Life in Tanzania
I have now been in Tanzania for 3 months – time is really flying here. As a reminder, I am working in Dar es Salaam, Tanzanian working at the country office for Amref Health Africa. This office is responsible for implementing the projects that have been funded by donors (like GSK). My assignment here is to improve their current procurement process as currently the process is complex and unclear which is causing issues in the project teams such as delays in implementation and being over budget.
I was keen to visit the areas where we have projects to understand the work Amref is doing (think of the equivalent as being visiting one of manufacturing sites to meet the teams, see the processes and challenges). Recently I had the opportunity to visit Handeni in the Tanga district.
The first stop was at a borehole well which has been built as part of a Amref project. Construction is one of the most complex areas for procurement as the capability of construction companies is extremely varied and Amref often have issues with suppliers with them claiming for additional funds outside of the agreement and facing delays from the suppliers. I had requested to join the visit so I could understand what exactly a borehole well comprises of so I could better negotiate with the suppliers and ensure the contracts were robust.
How we procure goods and services at Amref is dictated by the Procurement Manual, a 65 page document that outlines how the procurement process works. One interesting part that is outlined in the manual is the fact we advertise all tenders in….the local newspaper. Suppliers pay a small fee to receive the tender document which they then use to submit their bid. Their bid document can be over 200 pages and must be submitted physically at our office, in our very old tender box. This means we almost exclusively work with local Tanzanian suppliers, something very different to procurement in GSK! All documentation (both from suppliers and internally) is kept physically in our procurement store. One of projects I was keen to kick off was a better way to organise our filing system – something that came apparent when we were going through an internal audit. The photo below shows what the filing room looked like during the audit – I still have nightmares!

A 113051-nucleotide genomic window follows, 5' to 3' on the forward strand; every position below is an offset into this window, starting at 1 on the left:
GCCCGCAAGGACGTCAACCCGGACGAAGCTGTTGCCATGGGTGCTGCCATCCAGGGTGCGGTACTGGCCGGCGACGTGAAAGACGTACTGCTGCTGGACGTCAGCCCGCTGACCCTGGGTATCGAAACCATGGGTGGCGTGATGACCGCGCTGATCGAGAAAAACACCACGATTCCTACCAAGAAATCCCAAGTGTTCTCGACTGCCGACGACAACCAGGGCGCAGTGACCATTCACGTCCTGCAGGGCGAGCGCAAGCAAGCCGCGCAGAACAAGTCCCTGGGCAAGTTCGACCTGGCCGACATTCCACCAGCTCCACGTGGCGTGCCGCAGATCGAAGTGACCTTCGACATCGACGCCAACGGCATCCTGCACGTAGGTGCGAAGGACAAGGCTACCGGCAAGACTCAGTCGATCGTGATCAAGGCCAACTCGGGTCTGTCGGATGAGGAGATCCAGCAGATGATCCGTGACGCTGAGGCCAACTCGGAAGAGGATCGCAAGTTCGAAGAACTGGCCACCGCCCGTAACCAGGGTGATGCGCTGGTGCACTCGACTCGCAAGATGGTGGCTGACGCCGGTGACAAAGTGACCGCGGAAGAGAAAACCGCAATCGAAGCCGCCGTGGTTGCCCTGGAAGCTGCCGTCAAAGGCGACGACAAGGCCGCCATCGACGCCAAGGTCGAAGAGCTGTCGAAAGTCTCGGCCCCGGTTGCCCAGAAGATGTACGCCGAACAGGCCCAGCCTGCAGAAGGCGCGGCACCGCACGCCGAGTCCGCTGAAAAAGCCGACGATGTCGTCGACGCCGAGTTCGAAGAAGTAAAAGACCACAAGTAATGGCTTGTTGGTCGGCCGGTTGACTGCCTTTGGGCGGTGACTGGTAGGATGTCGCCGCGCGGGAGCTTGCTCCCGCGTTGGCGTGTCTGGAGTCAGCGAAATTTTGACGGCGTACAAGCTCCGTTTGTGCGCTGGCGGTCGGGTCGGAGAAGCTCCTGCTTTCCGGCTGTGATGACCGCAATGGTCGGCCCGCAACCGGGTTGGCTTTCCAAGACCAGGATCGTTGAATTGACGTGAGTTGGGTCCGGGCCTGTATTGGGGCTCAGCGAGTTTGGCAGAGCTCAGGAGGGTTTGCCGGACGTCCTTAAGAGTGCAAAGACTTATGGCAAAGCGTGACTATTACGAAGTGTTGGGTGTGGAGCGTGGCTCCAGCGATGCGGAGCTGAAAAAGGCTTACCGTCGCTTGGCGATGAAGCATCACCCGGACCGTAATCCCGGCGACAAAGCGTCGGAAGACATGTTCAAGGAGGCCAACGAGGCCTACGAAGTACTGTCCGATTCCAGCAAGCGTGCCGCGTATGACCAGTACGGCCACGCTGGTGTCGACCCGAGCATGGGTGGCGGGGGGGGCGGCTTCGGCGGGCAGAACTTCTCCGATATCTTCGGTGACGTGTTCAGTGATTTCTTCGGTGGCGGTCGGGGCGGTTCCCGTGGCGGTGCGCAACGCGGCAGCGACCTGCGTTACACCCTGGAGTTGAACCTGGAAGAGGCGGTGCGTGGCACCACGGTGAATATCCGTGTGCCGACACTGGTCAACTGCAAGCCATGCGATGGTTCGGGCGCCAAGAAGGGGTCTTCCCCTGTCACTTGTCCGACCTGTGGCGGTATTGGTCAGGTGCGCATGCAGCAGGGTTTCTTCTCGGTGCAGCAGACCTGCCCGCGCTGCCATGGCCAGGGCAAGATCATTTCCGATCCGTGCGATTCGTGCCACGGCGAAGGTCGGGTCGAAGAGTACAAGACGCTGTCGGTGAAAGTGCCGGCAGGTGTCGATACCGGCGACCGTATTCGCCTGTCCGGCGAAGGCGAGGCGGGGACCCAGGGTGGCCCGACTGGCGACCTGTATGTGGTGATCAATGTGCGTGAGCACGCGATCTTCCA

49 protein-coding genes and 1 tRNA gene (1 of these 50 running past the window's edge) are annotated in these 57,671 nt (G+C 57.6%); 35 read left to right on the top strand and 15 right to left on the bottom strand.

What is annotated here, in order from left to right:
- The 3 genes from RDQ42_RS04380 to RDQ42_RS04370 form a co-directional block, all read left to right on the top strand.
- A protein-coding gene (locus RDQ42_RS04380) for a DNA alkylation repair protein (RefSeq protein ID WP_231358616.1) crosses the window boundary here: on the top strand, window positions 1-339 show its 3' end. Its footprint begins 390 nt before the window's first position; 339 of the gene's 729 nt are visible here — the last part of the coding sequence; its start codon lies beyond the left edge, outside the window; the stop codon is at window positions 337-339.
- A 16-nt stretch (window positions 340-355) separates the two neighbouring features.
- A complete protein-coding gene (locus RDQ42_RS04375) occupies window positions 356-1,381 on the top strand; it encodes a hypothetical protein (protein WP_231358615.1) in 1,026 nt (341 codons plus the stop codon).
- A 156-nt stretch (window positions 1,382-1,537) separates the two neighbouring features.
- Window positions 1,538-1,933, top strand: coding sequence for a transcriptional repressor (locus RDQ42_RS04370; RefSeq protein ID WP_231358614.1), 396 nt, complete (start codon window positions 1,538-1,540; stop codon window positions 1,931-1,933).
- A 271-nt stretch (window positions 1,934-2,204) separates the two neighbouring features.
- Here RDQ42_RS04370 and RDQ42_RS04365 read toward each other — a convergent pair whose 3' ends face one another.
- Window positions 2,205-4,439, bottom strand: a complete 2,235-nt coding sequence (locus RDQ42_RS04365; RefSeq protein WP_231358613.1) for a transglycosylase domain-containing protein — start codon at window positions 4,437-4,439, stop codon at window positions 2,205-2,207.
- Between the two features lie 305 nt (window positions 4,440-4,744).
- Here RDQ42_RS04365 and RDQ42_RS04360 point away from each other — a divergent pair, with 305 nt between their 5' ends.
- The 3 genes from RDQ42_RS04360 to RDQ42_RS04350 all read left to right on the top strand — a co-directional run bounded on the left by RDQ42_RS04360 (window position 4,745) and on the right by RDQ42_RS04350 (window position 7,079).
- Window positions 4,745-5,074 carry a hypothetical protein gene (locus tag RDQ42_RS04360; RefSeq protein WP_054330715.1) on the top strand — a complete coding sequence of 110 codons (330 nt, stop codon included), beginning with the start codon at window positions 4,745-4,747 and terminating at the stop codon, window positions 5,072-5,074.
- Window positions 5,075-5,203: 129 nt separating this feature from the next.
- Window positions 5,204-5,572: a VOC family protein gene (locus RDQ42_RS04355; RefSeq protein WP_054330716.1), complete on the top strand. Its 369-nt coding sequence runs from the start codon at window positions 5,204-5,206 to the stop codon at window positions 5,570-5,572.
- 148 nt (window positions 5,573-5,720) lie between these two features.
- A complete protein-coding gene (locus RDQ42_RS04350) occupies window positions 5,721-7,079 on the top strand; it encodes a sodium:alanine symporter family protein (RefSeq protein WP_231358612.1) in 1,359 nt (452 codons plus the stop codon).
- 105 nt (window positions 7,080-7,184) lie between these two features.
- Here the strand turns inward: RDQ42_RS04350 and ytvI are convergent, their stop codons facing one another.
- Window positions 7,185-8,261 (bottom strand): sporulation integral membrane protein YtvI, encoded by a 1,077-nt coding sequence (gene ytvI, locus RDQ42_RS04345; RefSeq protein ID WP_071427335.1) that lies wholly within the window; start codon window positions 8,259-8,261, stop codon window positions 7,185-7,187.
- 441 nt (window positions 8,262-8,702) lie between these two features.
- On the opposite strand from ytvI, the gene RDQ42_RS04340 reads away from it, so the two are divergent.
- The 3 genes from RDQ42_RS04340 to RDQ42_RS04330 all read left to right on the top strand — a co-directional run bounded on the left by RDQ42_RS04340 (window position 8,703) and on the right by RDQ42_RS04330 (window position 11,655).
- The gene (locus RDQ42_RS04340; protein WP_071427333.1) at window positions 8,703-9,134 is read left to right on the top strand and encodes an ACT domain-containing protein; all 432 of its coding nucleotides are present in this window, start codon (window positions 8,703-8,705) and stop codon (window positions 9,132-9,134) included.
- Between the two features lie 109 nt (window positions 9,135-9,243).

Despite the challenges we face with procurement, Amref are doing some amazing work in the communities, working with the government to ensure projects are sustainable and have the most impact they can. The procurement process is there to ensure funds are spent ethically and to protect our reputation so we can continue to implement the projects to help those in need and with 55% of the population living in poverty – their work must continue.
Personally, I have found this experience eye-opening, working in a different country and culture has taught me more than I would have ever imagined. I am very thankful to GSK and my team to allow me to take part in this fantastic assignment.
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